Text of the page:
But some, like myself, were angry and disgusted. Several, not knowing if I’d seen it all, later sent me notes telling me what they’d witnessed, knowing I’d want to bring attention to it. Here’s what one wrote:

“We got another inmate neglect. At 11:18 a.m. Officer Lucero and that Mexican officer saw Hines, cell 109 bleeding. He cut at least a five inch gash into his neck on the left side; he cut other parts of his neck as well. When they saw him, there was no urgency in getting him treatment. They watched him bleed for two minutes, asking, ‘Where is the razor?’

“They then shoot gas (Lucero) in his cell and watched him for a few more minutes. He didn’t place the call until 11:22. Nobody responded until 11:30 as Sgt. Gray, Sgt. Chavez and Officer Chavez (female on camera) responded, walking slowly to the cell and just looking in. They watched for a few minutes then called medical. At 11:35, the nurse came and she too slowly walked to the cell, looked in and asked, ‘What’s wrong?’ At this point the cell literally looked like a slaughter house kill floor. They didn’t take him out of the cell until 11:41.

“They made him do a full strip search, and at this point he was so weak he couldn’t stand and lift one leg up without leaning against the wall. So they made him do the search all over again. When he came out he was wobbling like a newborn calf. They had no urgency in getting him anywhere. He was covered in so much blood they wouldn’t know if he was concealing anything anyways. Our peers were no help as I heard a couple cheering him on. That’s what brought me to the door to witness the entire ordeal. It took them exactly 23 minutes to see him and get him out.”

Again, what’s even more problematic is prisoners like Todd are not supposed to be in segregation. It’s against the law, yet our captors imprison us for allegedly breaking laws. But, as Todd’s case shows, mentally ill prisoners are held illegally under conditions that drive them to the point of suicidal acts, which guards and medical staff try to help along.

I’ve actually witnessed this sort of thing more times than I can count. Several times the prisoners died. I recall once a mentally ill prisoner hanged himself at Virginia’s Red Onion State Prison as guards watched coaxing him on. A few minutes later they, along with a then-Sgt. Travis McCoy, rushed into the cell as if to cut him down but instead began pulling on his legs to put more weight and pressure on his choked off neck.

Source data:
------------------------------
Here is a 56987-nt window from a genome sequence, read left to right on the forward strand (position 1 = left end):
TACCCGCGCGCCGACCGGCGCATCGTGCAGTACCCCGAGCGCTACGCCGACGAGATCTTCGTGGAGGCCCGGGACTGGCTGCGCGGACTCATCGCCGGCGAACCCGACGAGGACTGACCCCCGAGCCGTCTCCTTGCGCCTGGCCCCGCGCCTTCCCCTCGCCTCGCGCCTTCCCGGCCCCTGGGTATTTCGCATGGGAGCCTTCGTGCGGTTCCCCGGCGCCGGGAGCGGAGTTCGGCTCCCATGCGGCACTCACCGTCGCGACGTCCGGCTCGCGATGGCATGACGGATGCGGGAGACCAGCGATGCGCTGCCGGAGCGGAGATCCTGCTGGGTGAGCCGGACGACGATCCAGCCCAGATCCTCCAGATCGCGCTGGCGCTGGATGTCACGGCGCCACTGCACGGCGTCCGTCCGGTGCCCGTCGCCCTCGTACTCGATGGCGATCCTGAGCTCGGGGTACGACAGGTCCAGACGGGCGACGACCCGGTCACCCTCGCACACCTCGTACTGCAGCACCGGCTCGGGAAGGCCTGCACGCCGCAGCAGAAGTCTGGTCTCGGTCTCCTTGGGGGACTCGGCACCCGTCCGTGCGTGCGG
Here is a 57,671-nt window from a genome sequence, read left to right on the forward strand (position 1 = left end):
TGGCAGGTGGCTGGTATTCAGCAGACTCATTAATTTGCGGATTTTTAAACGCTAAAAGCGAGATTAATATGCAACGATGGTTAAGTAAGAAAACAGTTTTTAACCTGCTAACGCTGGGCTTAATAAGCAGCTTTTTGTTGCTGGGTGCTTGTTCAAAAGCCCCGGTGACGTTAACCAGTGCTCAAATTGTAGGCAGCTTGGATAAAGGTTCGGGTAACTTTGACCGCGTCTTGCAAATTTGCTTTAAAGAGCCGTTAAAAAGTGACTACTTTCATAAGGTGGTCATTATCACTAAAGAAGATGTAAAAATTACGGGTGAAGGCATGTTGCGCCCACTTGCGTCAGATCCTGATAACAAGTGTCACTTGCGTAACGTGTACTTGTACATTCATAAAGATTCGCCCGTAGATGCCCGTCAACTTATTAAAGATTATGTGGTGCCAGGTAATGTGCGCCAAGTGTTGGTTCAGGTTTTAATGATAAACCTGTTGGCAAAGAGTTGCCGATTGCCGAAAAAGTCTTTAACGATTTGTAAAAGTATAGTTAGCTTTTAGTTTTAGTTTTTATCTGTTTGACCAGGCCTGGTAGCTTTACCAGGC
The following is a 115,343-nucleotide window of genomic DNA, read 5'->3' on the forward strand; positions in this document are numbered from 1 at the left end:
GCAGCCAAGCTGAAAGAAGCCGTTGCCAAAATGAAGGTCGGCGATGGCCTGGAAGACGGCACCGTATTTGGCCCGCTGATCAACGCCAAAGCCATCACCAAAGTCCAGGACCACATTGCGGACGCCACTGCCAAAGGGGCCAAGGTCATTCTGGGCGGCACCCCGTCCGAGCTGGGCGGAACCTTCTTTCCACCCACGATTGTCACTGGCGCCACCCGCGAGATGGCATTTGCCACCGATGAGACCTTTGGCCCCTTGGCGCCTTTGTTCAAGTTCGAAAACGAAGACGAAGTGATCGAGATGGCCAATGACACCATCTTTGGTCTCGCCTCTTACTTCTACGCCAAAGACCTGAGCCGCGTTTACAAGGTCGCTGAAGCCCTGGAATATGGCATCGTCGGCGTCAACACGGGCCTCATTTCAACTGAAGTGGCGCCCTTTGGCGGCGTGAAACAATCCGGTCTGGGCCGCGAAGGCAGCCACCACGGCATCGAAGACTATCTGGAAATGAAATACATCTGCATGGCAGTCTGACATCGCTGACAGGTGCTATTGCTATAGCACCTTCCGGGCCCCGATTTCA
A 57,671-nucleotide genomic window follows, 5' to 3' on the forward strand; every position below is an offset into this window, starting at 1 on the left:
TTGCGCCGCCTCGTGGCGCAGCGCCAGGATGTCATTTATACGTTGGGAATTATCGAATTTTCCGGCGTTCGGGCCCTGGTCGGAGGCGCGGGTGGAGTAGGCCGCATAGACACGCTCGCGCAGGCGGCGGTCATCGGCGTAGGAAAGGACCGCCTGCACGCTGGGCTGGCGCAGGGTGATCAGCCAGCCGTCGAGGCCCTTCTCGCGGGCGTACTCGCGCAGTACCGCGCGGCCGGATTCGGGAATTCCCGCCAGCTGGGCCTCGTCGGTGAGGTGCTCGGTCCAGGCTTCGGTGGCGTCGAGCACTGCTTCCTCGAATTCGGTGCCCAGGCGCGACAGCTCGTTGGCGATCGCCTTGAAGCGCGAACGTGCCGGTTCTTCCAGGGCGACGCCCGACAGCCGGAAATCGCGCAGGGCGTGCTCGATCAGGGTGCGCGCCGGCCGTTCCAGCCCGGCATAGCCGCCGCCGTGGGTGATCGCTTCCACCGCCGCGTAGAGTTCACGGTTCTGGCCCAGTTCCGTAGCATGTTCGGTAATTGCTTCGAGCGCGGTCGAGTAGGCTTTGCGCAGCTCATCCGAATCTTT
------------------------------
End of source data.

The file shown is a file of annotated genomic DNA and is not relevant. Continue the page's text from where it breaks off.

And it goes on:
Ironically he didn’t die – the rope broke sending him and several of the guards tumbling to the floor.

As Todd’s case shows, mentally ill prisoners are held illegally under conditions that drive them to the point of suicidal acts, which guards and medical staff try to help along.

Then there are the staged suicides where guards at this prison claim falsely that a prisoner is trying to hang or cut himself in order to justify spraying him down with OC gas and taking all his property. Mentally ill prisoners are typically the targets of this abuse.

It was done on the morning of Aug. 26, 2014, by a Sgt. Dustin Anderson to a mentally ill prisoner – who also takes psychotropic medications daily – known only to myself and others as “Bay City.”

Anderson was called to his cell (H105) by a guard, Rusty Milbern, because Bay City had his cell door’s windows covered and wouldn’t respond, which he immediately took down when Anderson came to his cell calling Bay City a series of “stupid motherfuckers,” “assholes” and other vulgar names. As a witnessing prisoner observed in a note he sent me, “Sgt. Anderson acted like he was trying to hang himself, gassed him, then said, ‘You promised me you was gone chill out.’”

He went on to explain, “Sgt. Anderson set him up. Milbern was right there, but she didn’t look in the cell. She stayed by the side of the door. When Sgt. Anderson told him to take it off his neck, Bay City was walking in circles, neck free of any type of wrappings.”

I witnessed it done on April 9, 2014, to another mentally ill prisoner, Hoover Pugh, 421307, who behaves much like the prisoner I described in a prior article, named Ellory Oliver.2 And Hoover draws much the same reactions from guards and other prisoners.

On that date I witnessed a guard, Skyler Tidwell, tell another prisoner who openly disliked Hoover to give him a razor, that he was going to drop it in front of Hoover’s cell and then gas him saying he was trying to cut himself. Tidwell said it was his last day working at the prison and he wanted to get Hoover. The other prisoner went along with the scene and Tidwell sprayed a full can of gas in on Hoover.